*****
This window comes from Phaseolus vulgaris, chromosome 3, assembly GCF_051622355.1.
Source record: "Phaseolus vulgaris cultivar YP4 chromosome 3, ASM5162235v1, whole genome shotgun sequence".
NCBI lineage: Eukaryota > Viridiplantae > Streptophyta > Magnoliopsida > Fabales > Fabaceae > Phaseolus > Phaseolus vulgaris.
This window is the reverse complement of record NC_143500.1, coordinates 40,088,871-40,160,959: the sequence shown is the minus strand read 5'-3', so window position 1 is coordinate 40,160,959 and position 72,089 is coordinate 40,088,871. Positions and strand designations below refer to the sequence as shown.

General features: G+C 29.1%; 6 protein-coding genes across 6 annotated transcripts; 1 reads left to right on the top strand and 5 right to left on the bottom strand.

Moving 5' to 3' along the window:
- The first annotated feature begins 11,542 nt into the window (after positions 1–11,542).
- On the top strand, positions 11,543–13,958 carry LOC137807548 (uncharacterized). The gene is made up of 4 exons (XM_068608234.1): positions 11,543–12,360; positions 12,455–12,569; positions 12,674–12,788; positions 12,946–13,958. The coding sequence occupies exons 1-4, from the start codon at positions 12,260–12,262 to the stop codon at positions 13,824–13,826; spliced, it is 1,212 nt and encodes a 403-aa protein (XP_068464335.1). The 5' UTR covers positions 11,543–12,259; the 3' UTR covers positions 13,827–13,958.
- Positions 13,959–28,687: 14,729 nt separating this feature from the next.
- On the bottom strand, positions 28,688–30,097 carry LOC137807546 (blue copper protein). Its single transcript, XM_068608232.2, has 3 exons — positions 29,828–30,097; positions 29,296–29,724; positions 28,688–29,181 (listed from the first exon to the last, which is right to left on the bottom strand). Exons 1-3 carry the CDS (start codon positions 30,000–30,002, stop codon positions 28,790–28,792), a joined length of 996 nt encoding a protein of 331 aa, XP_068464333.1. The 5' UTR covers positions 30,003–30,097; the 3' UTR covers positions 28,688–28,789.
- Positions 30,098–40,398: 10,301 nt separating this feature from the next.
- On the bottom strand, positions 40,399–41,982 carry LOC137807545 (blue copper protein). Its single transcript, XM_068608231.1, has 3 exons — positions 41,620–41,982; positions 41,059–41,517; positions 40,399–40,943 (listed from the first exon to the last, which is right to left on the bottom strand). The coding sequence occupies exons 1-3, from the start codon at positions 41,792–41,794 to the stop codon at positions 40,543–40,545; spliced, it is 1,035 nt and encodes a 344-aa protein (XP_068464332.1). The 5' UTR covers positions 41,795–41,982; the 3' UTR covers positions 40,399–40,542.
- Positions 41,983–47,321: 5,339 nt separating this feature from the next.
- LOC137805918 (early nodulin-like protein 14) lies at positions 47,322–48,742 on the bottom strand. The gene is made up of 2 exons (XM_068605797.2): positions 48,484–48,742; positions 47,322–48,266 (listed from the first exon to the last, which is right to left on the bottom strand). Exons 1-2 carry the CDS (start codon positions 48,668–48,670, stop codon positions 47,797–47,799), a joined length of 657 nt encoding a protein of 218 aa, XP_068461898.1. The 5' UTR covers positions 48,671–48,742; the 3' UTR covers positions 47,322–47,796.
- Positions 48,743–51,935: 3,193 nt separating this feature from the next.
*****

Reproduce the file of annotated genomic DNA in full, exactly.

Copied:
This window comes from Phaseolus vulgaris, chromosome 3, assembly GCF_051622355.1.
Source record: "Phaseolus vulgaris cultivar YP4 chromosome 3, ASM5162235v1, whole genome shotgun sequence".
NCBI lineage: Eukaryota > Viridiplantae > Streptophyta > Magnoliopsida > Fabales > Fabaceae > Phaseolus > Phaseolus vulgaris.
This window is the reverse complement of record NC_143500.1, coordinates 40,088,871-40,160,959: the sequence shown is the minus strand read 5'-3', so window position 1 is coordinate 40,160,959 and position 72,089 is coordinate 40,088,871. Positions and strand designations below refer to the sequence as shown.

General features: G+C 29.1%; 6 protein-coding genes across 6 annotated transcripts; 1 reads left to right on the top strand and 5 right to left on the bottom strand.

Moving 5' to 3' along the window:
- The first annotated feature begins 11,542 nt into the window (after positions 1–11,542).
- On the top strand, positions 11,543–13,958 carry LOC137807548 (uncharacterized). The gene is made up of 4 exons (XM_068608234.1): positions 11,543–12,360; positions 12,455–12,569; positions 12,674–12,788; positions 12,946–13,958. The coding sequence occupies exons 1-4, from the start codon at positions 12,260–12,262 to the stop codon at positions 13,824–13,826; spliced, it is 1,212 nt and encodes a 403-aa protein (XP_068464335.1). The 5' UTR covers positions 11,543–12,259; the 3' UTR covers positions 13,827–13,958.
- Positions 13,959–28,687: 14,729 nt separating this feature from the next.
- On the bottom strand, positions 28,688–30,097 carry LOC137807546 (blue copper protein). Its single transcript, XM_068608232.2, has 3 exons — positions 29,828–30,097; positions 29,296–29,724; positions 28,688–29,181 (listed from the first exon to the last, which is right to left on the bottom strand). Exons 1-3 carry the CDS (start codon positions 30,000–30,002, stop codon positions 28,790–28,792), a joined length of 996 nt encoding a protein of 331 aa, XP_068464333.1. The 5' UTR covers positions 30,003–30,097; the 3' UTR covers positions 28,688–28,789.
- Positions 30,098–40,398: 10,301 nt separating this feature from the next.
- On the bottom strand, positions 40,399–41,982 carry LOC137807545 (blue copper protein). Its single transcript, XM_068608231.1, has 3 exons — positions 41,620–41,982; positions 41,059–41,517; positions 40,399–40,943 (listed from the first exon to the last, which is right to left on the bottom strand). The coding sequence occupies exons 1-3, from the start codon at positions 41,792–41,794 to the stop codon at positions 40,543–40,545; spliced, it is 1,035 nt and encodes a 344-aa protein (XP_068464332.1). The 5' UTR covers positions 41,795–41,982; the 3' UTR covers positions 40,399–40,542.
- Positions 41,983–47,321: 5,339 nt separating this feature from the next.
- LOC137805918 (early nodulin-like protein 14) lies at positions 47,322–48,742 on the bottom strand. The gene is made up of 2 exons (XM_068605797.2): positions 48,484–48,742; positions 47,322–48,266 (listed from the first exon to the last, which is right to left on the bottom strand). Exons 1-2 carry the CDS (start codon positions 48,668–48,670, stop codon positions 47,797–47,799), a joined length of 657 nt encoding a protein of 218 aa, XP_068461898.1. The 5' UTR covers positions 48,671–48,742; the 3' UTR covers positions 47,322–47,796.
- Positions 48,743–51,935: 3,193 nt separating this feature from the next.